The Reluctant Editor’s social media code of conduct

What happens when a freelance writer switches teams? This post from a Canadian freelance writer-cum-editor explores some of the challenges of sitting in the editor’s chair. Writers, take heed: this valuable insider info may help smooth the way with the editors in your life.

 

The great connector

If you’re a writer, journalist, critic, or editor (or if you aspire to be any one of these things), Twitter is a great tool. Maybe the great tool. At least in terms of social networking. More than Facebook or even LinkedIn, Twitter allows professionals from all fields to engage with one another—to “connect,” as PR professionals like to say. These days, news often breaks on Twitter. And following the right sources is a good way to stay on top, and sometimes even ahead, of what people are talking about. It’s a great way to get a sense for what other writers in your market, or your field, are talking and writing about, and to share work and ideas with these people. It’s a great resource.

There’s also something freeing about Twitter. Where Facebook has come to stand in as a kind of mirror for our idealized image of ourselves (all unflattering pictures swiftly un-tagged), and LinkedIn is a pretty straightforward virtual resume, Twitter offers something different. The short, 140-character blasts of humour, insight, info, and pure pith it affords make it seem a little bit disposable. If you tweet, and especially if you tweet a lot, it’s easy to think that nobody sees what you’re doing, and that all your silly jokes and barbs are being filed into a vacuum. And if you’re an editor, this can be a slippery slope.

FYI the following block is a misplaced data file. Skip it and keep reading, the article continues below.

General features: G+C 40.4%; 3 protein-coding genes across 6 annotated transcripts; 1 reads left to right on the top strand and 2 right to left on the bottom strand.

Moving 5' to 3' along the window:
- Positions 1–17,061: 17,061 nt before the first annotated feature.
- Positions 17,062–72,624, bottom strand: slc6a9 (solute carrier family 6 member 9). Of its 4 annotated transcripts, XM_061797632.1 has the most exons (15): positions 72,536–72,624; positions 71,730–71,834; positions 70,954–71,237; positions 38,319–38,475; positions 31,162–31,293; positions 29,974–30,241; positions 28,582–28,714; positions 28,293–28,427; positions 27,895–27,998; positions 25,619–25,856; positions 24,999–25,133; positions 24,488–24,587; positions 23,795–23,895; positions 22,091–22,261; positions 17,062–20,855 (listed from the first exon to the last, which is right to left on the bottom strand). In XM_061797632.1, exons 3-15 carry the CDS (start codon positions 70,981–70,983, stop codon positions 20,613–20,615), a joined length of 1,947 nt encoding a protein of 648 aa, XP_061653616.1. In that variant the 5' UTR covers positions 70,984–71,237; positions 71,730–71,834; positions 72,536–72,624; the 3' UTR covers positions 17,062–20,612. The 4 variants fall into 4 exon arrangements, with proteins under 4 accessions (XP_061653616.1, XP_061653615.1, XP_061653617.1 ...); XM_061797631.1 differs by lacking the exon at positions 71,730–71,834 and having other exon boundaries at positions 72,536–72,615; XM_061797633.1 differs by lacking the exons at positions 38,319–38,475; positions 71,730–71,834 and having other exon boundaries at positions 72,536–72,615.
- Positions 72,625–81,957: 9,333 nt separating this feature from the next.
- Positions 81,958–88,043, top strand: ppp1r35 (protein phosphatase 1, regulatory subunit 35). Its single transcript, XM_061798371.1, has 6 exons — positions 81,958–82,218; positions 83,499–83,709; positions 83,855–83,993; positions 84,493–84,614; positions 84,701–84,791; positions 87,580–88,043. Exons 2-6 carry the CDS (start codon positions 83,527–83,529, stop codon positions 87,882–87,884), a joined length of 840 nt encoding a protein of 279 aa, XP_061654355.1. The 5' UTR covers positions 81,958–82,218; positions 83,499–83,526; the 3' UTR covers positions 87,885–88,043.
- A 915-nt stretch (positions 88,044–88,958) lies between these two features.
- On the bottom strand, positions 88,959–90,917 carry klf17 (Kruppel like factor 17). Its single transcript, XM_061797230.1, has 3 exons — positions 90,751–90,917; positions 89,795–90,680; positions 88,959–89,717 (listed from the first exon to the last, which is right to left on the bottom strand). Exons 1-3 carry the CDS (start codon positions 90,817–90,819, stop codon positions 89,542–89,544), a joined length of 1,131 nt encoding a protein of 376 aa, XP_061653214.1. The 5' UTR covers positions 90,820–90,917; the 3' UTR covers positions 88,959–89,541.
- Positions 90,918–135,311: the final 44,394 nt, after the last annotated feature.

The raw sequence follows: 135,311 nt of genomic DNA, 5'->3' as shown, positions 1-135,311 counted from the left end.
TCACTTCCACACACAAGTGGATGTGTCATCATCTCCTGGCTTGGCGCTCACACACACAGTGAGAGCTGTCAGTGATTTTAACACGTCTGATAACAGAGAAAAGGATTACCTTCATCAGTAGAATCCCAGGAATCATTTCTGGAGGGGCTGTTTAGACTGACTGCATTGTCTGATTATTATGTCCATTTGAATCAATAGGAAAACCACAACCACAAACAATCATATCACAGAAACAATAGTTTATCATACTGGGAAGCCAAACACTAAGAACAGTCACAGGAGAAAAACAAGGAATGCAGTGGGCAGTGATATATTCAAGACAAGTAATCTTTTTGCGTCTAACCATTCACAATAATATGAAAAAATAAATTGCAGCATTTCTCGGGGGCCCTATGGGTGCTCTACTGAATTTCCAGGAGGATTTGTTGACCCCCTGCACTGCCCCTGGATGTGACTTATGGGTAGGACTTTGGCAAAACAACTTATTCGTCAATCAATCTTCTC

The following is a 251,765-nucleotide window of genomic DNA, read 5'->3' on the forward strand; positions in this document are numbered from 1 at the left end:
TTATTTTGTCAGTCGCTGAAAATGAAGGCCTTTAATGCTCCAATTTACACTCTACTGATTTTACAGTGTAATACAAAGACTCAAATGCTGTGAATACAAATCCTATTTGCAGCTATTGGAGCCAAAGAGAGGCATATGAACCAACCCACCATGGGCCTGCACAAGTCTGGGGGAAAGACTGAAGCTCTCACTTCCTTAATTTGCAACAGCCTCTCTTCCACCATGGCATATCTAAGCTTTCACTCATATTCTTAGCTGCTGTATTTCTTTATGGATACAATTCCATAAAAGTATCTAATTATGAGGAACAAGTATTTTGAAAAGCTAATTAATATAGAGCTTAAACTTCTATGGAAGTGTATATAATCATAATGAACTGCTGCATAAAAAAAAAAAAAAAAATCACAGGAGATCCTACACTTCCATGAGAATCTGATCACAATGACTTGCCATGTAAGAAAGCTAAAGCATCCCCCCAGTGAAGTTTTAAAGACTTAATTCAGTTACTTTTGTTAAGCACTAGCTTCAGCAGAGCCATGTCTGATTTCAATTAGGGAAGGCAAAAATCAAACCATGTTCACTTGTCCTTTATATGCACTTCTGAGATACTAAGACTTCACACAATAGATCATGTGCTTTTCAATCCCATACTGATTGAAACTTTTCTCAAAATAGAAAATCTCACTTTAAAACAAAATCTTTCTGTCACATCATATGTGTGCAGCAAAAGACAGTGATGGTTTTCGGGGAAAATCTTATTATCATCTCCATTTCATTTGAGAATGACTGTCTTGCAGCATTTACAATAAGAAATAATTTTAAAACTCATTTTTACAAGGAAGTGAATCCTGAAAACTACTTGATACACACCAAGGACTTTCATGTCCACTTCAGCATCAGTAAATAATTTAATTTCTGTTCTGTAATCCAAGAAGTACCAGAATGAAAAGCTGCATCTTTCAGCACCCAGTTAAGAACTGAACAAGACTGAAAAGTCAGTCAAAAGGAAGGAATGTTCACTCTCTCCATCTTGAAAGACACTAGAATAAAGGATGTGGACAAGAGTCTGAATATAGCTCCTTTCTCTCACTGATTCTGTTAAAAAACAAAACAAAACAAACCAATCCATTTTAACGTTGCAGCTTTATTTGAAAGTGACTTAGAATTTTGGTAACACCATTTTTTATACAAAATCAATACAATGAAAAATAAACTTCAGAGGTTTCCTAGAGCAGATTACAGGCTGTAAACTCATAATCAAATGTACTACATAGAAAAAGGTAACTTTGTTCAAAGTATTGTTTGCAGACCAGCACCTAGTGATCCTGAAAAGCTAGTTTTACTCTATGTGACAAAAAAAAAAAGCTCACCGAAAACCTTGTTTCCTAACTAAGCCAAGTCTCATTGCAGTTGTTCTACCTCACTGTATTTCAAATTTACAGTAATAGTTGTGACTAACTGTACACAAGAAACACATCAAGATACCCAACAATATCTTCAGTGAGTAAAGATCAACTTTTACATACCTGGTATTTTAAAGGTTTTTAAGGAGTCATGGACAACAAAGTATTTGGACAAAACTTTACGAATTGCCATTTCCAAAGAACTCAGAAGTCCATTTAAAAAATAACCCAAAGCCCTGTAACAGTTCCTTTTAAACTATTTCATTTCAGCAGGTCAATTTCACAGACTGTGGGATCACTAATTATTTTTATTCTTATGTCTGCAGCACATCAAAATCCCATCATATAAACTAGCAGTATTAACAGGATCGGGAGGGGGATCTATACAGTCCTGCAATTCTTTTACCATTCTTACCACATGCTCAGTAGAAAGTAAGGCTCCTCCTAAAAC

The frustrations

You see, freelancers can be frustrating. Even annoying. I know because I’ve been, and still am, one. As hustlers, freelancers need to follow up on pitches constantly. It’s not just to see if you’re interested, either. It’s to see if you’re not, so they can float the story idea elsewhere. A follow-up after a week (or even a few days) is usually no bother, especially if their e-mail has slipped to the bottom of your virtual pile. But some will follow up in less than a day, as if they think that responding to their long-lead pitch is your top priority.

There are other stresses dealing with freelancers, too—lazy pitches, canned turns-of-phrase, disrespect for deadlines, prickliness at the idea of accepting (gasp!) edits, to name just a few more. After a while, these things can accumulate. And the idea of griping about them on Twitter starts to seem like a good idea. For one thing, you probably follow, and are followed by, other editors, who may think your exasperated insights are funny or clever. And being perceived as funny and clever is 99% of what Twitter’s about.

 

The dangers

Chances are, the freelancers you work with follow you (if they have Twitter, which they should). And chances are they can immediately identify some sort of thinly veiled (or not-at-all-veiled) reference you’ve put out there as being a dig at them, and their work. You may think you’re being innocent enough—especially if you’re commenting on something that you’ve noticed is endemic across a lot of writers’ work, and aren’t necessarily trying to single out one given contributor—but it can still be kind of mean. It’s an example of the comforting halfway-anonymity of Twitter backfiring.